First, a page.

• IPv4 has no security below the application layer, and network layer security is necessary at this point in time.

The Transition from IPv4 to IPng

The transition to IPng from IPv4 must happen before IPv4 ‘breaks,’ which may be in as little as 3-7 years (3), due to the routing and addressing problems discussed above. There are several requirements for the transition which will be discussed here.

The transition must be a practical solution to current IPv4 problems, or no one will begin to use it. If the Internet doesn’t migrate to an Internetworking protocol that solves the issues of limited address space and routing problems caused by non-hierarchical use of the address space, the Internet will soon not operate properly. The protocol that we migrate to must practically solve the current problems, and the implementation of IPng, as it now stands, does so(3).

The transition must be allowed to happen gradually. Only the smallest sites could have a ‘flag’ day, where they migrate all of their devices at once. Most larger sites will need to slowly transition, and that may take years. IPv4 routers, hosts, and applications must be able to interoperate with IPng devices and applications, with no changes. This means that IPng devices will need to pad their address space when the address is for an IPv4 device. This backwards compatibility is a must, as the Internet is too big and too far advanced to have a ‘flag’ day. It is the same situation as when Microsoft deployed Windows ’95. If Windows ’95 did not run Windows 3.1x applications, noone would have upgraded to it.

Since the transition will be allowed happen over time, there must be cost effective reasons for sites to change, or they will procrastinate again and again, and the transition may never fully complete. The benefits associated with the migration must outweigh the costs of the change, so clients, routers, applications, etc., of IPng must make use of the improvements of the new protocol wisely.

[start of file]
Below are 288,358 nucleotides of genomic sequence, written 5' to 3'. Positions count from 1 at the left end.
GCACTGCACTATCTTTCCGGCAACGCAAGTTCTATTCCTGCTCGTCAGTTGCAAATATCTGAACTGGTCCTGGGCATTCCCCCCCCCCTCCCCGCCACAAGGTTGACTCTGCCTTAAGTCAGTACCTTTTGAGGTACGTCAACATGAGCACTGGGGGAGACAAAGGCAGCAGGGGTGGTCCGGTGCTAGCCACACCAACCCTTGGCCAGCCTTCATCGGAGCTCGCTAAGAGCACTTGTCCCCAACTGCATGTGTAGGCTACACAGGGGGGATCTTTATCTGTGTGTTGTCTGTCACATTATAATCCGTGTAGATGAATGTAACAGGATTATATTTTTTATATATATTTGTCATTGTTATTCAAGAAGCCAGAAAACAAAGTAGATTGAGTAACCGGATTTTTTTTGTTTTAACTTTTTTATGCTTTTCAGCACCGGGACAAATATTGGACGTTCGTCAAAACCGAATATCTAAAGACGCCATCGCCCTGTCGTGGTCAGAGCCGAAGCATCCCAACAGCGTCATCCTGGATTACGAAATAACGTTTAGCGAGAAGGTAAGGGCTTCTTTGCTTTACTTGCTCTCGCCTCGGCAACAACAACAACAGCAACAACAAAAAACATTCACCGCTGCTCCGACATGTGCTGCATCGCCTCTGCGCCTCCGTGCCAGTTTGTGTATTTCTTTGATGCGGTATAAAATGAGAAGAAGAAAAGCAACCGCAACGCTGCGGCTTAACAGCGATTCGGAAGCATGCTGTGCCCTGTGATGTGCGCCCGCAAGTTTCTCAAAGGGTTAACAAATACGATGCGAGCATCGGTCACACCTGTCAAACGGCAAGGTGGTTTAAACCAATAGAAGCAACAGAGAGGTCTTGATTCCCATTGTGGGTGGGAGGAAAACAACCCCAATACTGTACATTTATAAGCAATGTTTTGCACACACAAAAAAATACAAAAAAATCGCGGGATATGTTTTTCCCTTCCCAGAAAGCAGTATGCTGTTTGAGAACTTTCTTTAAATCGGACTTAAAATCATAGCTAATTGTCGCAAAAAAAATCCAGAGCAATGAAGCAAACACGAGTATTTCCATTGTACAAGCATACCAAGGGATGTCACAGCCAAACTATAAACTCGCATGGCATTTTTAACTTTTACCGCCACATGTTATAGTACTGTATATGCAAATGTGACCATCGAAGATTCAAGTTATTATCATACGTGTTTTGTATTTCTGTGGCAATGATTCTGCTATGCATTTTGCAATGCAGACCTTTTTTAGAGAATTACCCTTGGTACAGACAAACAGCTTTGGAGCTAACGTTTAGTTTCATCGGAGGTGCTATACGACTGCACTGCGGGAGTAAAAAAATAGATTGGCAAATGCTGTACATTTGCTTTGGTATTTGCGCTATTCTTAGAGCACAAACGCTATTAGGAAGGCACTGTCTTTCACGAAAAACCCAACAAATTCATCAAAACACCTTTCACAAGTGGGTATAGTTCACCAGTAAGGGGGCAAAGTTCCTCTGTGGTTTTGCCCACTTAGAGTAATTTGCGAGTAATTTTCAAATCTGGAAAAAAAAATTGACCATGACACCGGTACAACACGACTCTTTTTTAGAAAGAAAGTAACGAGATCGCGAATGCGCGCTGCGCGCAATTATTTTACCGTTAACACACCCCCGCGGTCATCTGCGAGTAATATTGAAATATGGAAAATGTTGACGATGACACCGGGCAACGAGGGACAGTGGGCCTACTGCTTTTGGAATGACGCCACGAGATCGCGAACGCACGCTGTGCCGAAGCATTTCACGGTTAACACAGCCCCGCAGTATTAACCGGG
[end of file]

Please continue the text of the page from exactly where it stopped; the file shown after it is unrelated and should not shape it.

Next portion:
Here is an overview of the guidelines recommended for the transition, which includes the major issues discussed above, along with a few other important issues:

  • It can not be stressed enough that the deployment of the new protocol must be incremental, that there can be no flag day where every device has to be switched due to the shear size of the Internet.
  • The dependencies involved in the transition must be limited. There is no way to have no dependencies, but the number should be small. For instance, the Domain Name Servers (DNSs) must be 1st, as they will have to be able to return both IPv4 and IPng addresses based on the version of the host that sends in a request for a name to address translation (1).
  • The issues of addressing must be simple. The main point is that old IPv4 devices must not have to change their addresses until they upgrade to IPng. This will eliminate the need for network administrators to develop new addressing plans until they are ready to migrate.
  • The costs to transition, both monetary and preparation wise, must be limited. Noone will make the transition in a reasonable amount of time if it costs too much money or takes too much time.